• not charging people with disabilities a higher fare or a fee to store their wheelchairs, canes and walkers etc.
• repairing accessibility equipment as soon as possible and accommodating people with disabilities until the equipment is fixed.

Requirements will be phased in between July 2011 and 2017.

EMPLOYMENT
The Accessibility Standard for Employment will help organizations support and keep more skilled employees. It will make accessibility a normal part of finding, hiring and communicating with employees who have disabilities.

Starting January 1, 2012, organizations will need to provide their employees with disabilities with emergency response information that is tailored to the employee’s needs, if the disability requires it.

Free tools and resources to help your organization become more accessible will be posted on our website ontario.ca/AccessON in the Fall of 2011.

Other requirements will be phased in between 2012 and 2017.

INFORMATION AND COMMUNICATIONS
The Accessibility Standard for Information and Communications will help people with disabilities access sources of information that many of us rely on every day.

For example, it will:
• help people with vision loss access more websites using their screen readers
• expand large print and digital collections in public libraries
• provide students with course information and learning materials in accessible formats.

Some parts of the standard apply only to educational or training institutions. If your organization prepares emergency procedures, plans or public safety information, you will need to provide information in accessible formats, such as large print, starting January 1, 2012.

Free tools and resources to help your organization become more accessible will be posted on our website ontario.ca/AccessON in the Fall of 2011.

Other requirements will be phased in between 2012 and 2025.

CCRW Welcomes New Managers!

New Brunswick Employer Support Services (NBESS)

CCRW welcomed Nathalie Haché in May 2011 as the Provincial NathalieCoordinator of The New Brunswick Employer Support Service.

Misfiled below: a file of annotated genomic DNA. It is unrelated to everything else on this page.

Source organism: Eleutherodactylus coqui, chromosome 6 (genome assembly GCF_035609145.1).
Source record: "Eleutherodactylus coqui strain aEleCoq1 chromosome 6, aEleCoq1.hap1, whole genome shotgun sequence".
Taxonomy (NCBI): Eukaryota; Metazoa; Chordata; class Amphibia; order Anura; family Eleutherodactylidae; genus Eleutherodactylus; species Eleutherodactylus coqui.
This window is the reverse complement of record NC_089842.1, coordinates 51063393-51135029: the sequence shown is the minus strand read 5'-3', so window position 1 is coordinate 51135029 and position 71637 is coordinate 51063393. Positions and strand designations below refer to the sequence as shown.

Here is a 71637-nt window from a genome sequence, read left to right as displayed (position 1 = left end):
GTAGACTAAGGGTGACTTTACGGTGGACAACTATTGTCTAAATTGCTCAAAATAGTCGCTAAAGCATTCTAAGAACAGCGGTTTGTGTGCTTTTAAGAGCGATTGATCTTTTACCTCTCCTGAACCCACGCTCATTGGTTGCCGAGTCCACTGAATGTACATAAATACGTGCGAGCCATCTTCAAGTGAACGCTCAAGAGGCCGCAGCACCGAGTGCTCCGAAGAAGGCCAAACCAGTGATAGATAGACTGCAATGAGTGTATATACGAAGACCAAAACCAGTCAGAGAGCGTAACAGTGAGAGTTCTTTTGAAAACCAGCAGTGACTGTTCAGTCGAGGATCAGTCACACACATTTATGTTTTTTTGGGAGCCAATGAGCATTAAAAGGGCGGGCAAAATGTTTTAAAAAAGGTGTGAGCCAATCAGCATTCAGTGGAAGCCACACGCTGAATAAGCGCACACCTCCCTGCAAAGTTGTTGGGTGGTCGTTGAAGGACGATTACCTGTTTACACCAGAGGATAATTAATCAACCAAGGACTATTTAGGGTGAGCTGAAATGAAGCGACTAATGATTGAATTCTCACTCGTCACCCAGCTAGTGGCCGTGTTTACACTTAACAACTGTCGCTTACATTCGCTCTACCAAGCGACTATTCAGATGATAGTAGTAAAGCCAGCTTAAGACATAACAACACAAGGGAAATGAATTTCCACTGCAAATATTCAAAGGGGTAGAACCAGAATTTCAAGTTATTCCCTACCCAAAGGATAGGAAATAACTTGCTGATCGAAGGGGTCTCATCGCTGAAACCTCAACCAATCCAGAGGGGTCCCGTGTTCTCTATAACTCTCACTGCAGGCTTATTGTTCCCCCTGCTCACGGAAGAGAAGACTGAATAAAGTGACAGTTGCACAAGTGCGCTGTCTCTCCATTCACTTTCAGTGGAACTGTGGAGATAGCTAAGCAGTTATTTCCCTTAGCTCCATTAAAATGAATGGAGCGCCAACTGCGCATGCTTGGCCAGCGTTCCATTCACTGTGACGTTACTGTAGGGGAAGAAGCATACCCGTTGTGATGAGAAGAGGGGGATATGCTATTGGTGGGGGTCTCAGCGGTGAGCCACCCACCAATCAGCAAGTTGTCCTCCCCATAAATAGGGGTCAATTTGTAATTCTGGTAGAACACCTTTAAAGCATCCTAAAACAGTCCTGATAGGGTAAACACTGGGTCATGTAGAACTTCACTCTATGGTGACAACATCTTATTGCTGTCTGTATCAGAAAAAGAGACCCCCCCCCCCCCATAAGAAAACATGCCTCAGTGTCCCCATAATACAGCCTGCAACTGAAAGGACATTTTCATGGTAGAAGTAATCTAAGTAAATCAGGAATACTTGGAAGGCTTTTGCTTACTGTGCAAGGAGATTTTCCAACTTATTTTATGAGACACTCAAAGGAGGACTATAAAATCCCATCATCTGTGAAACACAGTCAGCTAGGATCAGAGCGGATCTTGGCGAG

NBESS supports employers across New Brunswick with the hiring of persons with various types of disabilities, and advancing diversity in the workplace.

For more information and to contact Nathalie, please click here.

Welcome Nathalie!

Workplace Essential Skills Partnership (WESP)

JaclynJaclyn Krane also joined CCRW in May 2011, as the Manager of WESP.

The Workplace Essential Skills Partnership is a dynamic employment program designed specifically to provide job seekers with disabilities with a professional view of the world of work.

For more information on WESP, please click here.

Welcome Jaclyn!

New Brunswick Employment Services (ES)

ManonManon Nadeau has been with CCRW for a number of years. In May 2011, Manon accepted the position of Manager, New Brunswick Employment Services.

ES maintains partnerships in Southeast New Brunswick with the business community as well as with different levels of government, agencies/organizations, and partners in education and skills development.  ES also supports the goals of job seekers with disabilities with their work search in the Greater Moncton Area.

For more information about ES, please click here.

Congratulations Manon!


strawberries

WORKink®


WORKink® is Canada's most powerful online career development and employment portal for Canadians with disabilities. Visit WORKink®


Call for Article Submissions!

If you have something that would be of interest to the membership, we would be happy to consider it for a future issues of Abilities & Enterprise, please contact Monica at info@ccrw.org
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Contact: info@ccrw.org